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‘Who Can Create, But The Divine?’ The Power and Inherent Humanity in Ideation

‘Tell me now, Muses, who dwell on Olympus—for you are goddesses, you are there, you know everything, while we hear only repute and know nothing.’

Amidst descriptions of battles, heroes, and gods, we find, in both the Iliad and the Odyssey, ruminations on the role of the poet. Homer sat, creating a literary masterpiece from common recited tales, and thought about his role in the creation of stories and meaning.

He added something from within, and wondered what it meant.

But he couldn’t describe it beyond what I recited before, returning to the well-worn framework of ‘a deity did it!’ Other writers agreed; the poet, they thought, is a vessel for the voice of the gods, their words a mortal interpretation of prophesy.

In hearing evidence of imagination, the ancients decided that it transcended humanity. Invisible, intangible, but mighty; they saw something akin to the gods.

Thought, is an act of creation. And who can create, but the divine?

The question of thought and creativity is one that has captivated humanity for millennia. Throughout our history, we have been thinking about thinking, trying to understand ideas and our ability to create them.

Because despite the beliefs of ancient literary critics, imagination is so incredibly, inherently human.

Some philosophers, Plato among them, claim that ideas are their own ontological category of being. They actually exist in themselves, sometimes even more than physical objects. Whether this is truly the way that existence is organised is irrelevant—regardless, famous philosophers placed ideas and conceptual existence as the most real thing in the universe, attesting to their power.

If the nonsensical musings of old men from centuries past aren’t all that convincing to you (which, fair, philosophy is NOT for everyone), turn instead to modern science. Augustín Fuentes, an accomplished anthropologist, insists that ‘without art, we’re not human’. His research shows that the ability to imagine and think creatively is not only incredibly distinct to humans, but also the driving force behind our evolution.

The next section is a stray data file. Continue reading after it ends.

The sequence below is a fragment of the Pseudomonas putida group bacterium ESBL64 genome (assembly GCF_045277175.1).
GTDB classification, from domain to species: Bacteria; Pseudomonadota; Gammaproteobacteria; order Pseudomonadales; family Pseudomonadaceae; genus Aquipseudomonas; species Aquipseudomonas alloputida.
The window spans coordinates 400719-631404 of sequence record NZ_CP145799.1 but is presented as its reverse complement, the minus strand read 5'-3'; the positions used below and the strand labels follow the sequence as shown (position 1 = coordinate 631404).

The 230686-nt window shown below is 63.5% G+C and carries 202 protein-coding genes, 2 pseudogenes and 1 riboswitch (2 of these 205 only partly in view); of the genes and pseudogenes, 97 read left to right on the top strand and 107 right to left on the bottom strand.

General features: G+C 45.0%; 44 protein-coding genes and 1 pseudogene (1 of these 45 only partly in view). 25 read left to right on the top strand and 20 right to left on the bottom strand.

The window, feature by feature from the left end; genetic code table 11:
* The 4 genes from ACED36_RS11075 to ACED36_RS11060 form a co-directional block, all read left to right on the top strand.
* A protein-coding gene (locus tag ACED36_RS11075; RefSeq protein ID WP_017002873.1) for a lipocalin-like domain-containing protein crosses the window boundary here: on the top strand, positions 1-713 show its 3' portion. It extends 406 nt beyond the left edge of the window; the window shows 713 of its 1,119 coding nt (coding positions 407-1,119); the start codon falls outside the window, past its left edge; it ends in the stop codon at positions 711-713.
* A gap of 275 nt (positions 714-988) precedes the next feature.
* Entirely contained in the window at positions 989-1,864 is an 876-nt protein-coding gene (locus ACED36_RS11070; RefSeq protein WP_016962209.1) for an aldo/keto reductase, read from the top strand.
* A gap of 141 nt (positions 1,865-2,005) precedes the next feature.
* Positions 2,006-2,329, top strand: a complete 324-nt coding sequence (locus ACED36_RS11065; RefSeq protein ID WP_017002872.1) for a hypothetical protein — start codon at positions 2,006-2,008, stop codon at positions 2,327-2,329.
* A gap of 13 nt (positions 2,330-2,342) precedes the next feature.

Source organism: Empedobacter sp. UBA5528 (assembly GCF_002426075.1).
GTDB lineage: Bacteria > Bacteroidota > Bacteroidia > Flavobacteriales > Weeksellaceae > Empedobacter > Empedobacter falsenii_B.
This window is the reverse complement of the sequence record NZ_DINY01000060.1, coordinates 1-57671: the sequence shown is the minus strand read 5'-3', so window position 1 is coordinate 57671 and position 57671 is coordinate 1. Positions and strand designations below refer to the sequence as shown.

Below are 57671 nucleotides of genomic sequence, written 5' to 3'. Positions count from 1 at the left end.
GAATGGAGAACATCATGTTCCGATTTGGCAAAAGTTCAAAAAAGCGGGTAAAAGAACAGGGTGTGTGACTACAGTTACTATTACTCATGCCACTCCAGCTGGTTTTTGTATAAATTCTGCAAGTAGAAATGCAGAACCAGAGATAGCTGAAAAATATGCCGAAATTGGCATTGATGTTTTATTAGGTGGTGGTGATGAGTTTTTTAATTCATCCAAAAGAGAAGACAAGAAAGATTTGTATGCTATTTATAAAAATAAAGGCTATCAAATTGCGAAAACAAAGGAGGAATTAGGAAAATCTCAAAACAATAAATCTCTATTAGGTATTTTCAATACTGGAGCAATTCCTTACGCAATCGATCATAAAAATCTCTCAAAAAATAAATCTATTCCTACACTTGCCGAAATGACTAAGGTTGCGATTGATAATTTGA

Yet, there seems to be a perception that an idea isn’t real, or meaningfully impactful. The truth is that today we live in a world where we are less encouraged to think than ever. Whether its social media, instant messages or bingeable TV—nobody is comfortable with letting their thoughts roam freely anymore.

Art, writing, videos—it’s all ‘content’, mass produced for mass consumption, and completely divorced from any notion of an artist or creative mind.

The arts and humanities are particularly under attack—from funding cuts, increased admission fees, and the general disparaging of these fields in our society.

There’s an obsession with quantifiable usefulness—it’s much easier to understand the benefit cancer research provides to society, than it is to get the value of studying 16th century poetry. This mindset misses the point, though. Thinking deeply and critically, finding beauty and meaning—it enriches humanity, culturally and intellectually, and that is where its value lies.

Ideas are powerful, and we cannot lose sight of that.

There would have been a moment, in all of your lives, where you fully realised that every single person is thinking, and feeling, and living an entire life from a first-person perspective, just the same as you. That the abstract fact of ‘8 billion people’ means 8 billion minds, 8 billion lives just as vivid and as complex as your own, existing simultaneously.

You can try to think of that, try to keep it in your mind, but the truth is that our collective creative power is so far beyond individual understanding that it slips away.

The creative capacity of just one human mind is infinite and unknowable. What about two minds? What about 8 billion?

This is the power we wield.

There is so much wrong with the world—you’ll probably hear a lot about it today—and I know that all of us here want change. But there’s so much good, too. In the world, and in ourselves. It’s worth saving.

Our ideas are how.

To dream is to be human. Regardless of your grades, and all the meaningless ways we quantify intelligence, your mind is valuable. The act of thinking will save us. Generate ideas, and we generate the future.

By Liv Evans (10O)